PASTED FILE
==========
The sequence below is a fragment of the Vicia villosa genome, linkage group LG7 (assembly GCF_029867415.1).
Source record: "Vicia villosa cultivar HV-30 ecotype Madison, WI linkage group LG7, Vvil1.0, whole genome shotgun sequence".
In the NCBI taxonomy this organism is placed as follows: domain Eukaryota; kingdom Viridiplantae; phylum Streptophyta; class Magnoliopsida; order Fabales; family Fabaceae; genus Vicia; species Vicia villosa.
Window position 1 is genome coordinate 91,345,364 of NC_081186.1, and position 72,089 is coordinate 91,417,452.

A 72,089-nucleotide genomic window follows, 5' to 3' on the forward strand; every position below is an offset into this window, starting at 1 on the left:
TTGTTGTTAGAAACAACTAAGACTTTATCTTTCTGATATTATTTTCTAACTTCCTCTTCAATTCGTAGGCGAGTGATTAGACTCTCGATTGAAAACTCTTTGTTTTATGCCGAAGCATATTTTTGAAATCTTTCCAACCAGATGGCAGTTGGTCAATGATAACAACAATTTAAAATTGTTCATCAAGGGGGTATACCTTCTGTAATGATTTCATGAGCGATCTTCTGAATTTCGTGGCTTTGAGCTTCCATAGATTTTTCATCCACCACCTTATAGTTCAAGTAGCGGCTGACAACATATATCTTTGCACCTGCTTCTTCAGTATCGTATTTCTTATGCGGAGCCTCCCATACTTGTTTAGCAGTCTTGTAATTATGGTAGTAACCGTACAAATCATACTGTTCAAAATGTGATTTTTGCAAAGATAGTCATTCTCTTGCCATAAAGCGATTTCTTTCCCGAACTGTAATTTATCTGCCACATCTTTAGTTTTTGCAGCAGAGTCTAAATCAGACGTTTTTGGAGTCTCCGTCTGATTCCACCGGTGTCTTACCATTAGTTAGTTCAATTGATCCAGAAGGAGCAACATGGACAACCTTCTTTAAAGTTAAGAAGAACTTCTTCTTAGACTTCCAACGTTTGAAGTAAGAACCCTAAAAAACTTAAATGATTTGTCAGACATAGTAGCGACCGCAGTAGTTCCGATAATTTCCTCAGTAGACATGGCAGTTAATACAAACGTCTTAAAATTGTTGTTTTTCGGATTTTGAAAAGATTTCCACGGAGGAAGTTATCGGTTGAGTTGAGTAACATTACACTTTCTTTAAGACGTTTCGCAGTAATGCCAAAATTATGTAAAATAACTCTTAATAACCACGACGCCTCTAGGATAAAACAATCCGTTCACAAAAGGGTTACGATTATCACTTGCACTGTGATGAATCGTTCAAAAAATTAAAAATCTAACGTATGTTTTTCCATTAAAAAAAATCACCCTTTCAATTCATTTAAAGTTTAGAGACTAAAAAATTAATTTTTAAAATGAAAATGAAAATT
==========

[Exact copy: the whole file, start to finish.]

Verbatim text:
The sequence below is a fragment of the Vicia villosa genome, linkage group LG7 (assembly GCF_029867415.1).
Source record: "Vicia villosa cultivar HV-30 ecotype Madison, WI linkage group LG7, Vvil1.0, whole genome shotgun sequence".
In the NCBI taxonomy this organism is placed as follows: domain Eukaryota; kingdom Viridiplantae; phylum Streptophyta; class Magnoliopsida; order Fabales; family Fabaceae; genus Vicia; species Vicia villosa.
Window position 1 is genome coordinate 91,345,364 of NC_081186.1, and position 72,089 is coordinate 91,417,452.

A 72,089-nucleotide genomic window follows, 5' to 3' on the forward strand; every position below is an offset into this window, starting at 1 on the left:
TTGTTGTTAGAAACAACTAAGACTTTATCTTTCTGATATTATTTTCTAACTTCCTCTTCAATTCGTAGGCGAGTGATTAGACTCTCGATTGAAAACTCTTTGTTTTATGCCGAAGCATATTTTTGAAATCTTTCCAACCAGATGGCAGTTGGTCAATGATAACAACAATTTAAAATTGTTCATCAAGGGGGTATACCTTCTGTAATGATTTCATGAGCGATCTTCTGAATTTCGTGGCTTTGAGCTTCCATAGATTTTTCATCCACCACCTTATAGTTCAAGTAGCGGCTGACAACATATATCTTTGCACCTGCTTCTTCAGTATCGTATTTCTTATGCGGAGCCTCCCATACTTGTTTAGCAGTCTTGTAATTATGGTAGTAACCGTACAAATCATACTGTTCAAAATGTGATTTTTGCAAAGATAGTCATTCTCTTGCCATAAAGCGATTTCTTTCCCGAACTGTAATTTATCTGCCACATCTTTAGTTTTTGCAGCAGAGTCTAAATCAGACGTTTTTGGAGTCTCCGTCTGATTCCACCGGTGTCTTACCATTAGTTAGTTCAATTGATCCAGAAGGAGCAACATGGACAACCTTCTTTAAAGTTAAGAAGAACTTCTTCTTAGACTTCCAACGTTTGAAGTAAGAACCCTAAAAAACTTAAATGATTTGTCAGACATAGTAGCGACCGCAGTAGTTCCGATAATTTCCTCAGTAGACATGGCAGTTAATACAAACGTCTTAAAATTGTTGTTTTTCGGATTTTGAAAAGATTTCCACGGAGGAAGTTATCGGTTGAGTTGAGTAACATTACACTTTCTTTAAGACGTTTCGCAGTAATGCCAAAATTATGTAAAATAACTCTTAATAACCACGACGCCTCTAGGATAAAACAATCCGTTCACAAAAGGGTTACGATTATCACTTGCACTGTGATGAATCGTTCAAAAAATTAAAAATCTAACGTATGTTTTTCCATTAAAAAAAATCACCCTTTCAATTCATTTAAAGTTTAGAGACTAAAAAATTAATTTTTAAAATGAAAATGAAAATT